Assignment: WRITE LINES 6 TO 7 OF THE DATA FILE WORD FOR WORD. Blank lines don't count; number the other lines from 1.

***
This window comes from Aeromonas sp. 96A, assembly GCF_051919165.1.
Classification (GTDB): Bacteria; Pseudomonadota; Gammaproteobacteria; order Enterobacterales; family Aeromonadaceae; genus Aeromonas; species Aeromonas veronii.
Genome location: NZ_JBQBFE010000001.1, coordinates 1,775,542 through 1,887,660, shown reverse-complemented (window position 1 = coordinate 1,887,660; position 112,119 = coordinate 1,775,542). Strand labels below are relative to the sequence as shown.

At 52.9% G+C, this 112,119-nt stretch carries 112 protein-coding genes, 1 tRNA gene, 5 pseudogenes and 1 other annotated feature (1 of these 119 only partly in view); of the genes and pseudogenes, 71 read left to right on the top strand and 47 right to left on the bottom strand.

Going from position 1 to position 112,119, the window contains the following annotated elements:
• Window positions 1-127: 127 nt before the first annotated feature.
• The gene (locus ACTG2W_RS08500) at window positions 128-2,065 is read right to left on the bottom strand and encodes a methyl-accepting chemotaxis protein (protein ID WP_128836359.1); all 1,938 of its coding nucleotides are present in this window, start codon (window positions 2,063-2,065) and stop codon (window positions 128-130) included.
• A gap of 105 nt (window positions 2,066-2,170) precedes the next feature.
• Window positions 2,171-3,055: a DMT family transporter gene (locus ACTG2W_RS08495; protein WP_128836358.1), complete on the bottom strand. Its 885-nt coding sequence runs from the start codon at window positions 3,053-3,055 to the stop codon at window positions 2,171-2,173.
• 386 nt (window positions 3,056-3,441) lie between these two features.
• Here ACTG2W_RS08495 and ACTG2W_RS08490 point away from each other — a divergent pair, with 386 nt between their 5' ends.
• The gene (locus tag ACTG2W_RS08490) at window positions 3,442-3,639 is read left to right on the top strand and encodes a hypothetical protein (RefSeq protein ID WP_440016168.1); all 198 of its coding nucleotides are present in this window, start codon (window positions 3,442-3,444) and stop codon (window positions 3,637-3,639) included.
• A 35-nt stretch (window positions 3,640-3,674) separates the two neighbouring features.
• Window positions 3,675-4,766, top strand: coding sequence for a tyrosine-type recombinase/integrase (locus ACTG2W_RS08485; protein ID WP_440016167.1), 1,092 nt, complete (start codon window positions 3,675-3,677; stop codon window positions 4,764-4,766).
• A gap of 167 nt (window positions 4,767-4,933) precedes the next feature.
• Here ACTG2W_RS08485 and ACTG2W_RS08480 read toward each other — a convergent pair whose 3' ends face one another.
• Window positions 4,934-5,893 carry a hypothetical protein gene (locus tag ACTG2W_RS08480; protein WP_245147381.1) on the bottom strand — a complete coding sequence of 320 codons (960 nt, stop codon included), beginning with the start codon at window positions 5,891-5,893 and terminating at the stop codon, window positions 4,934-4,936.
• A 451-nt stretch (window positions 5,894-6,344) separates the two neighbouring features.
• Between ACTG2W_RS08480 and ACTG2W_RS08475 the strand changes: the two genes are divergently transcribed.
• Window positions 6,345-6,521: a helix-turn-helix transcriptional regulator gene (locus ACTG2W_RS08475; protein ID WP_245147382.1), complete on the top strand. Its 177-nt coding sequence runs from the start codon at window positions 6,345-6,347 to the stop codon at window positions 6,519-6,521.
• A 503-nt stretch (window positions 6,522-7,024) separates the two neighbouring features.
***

• Window positions 1-127: 127 nt before the first annotated feature.
• The gene (locus ACTG2W_RS08500) at window positions 128-2,065 is read right to left on the bottom strand and encodes a methyl-accepting chemotaxis protein (protein ID WP_128836359.1); all 1,938 of its coding nucleotides are present in this window, start codon (window positions 2,063-2,065) and stop codon (window positions 128-130) included.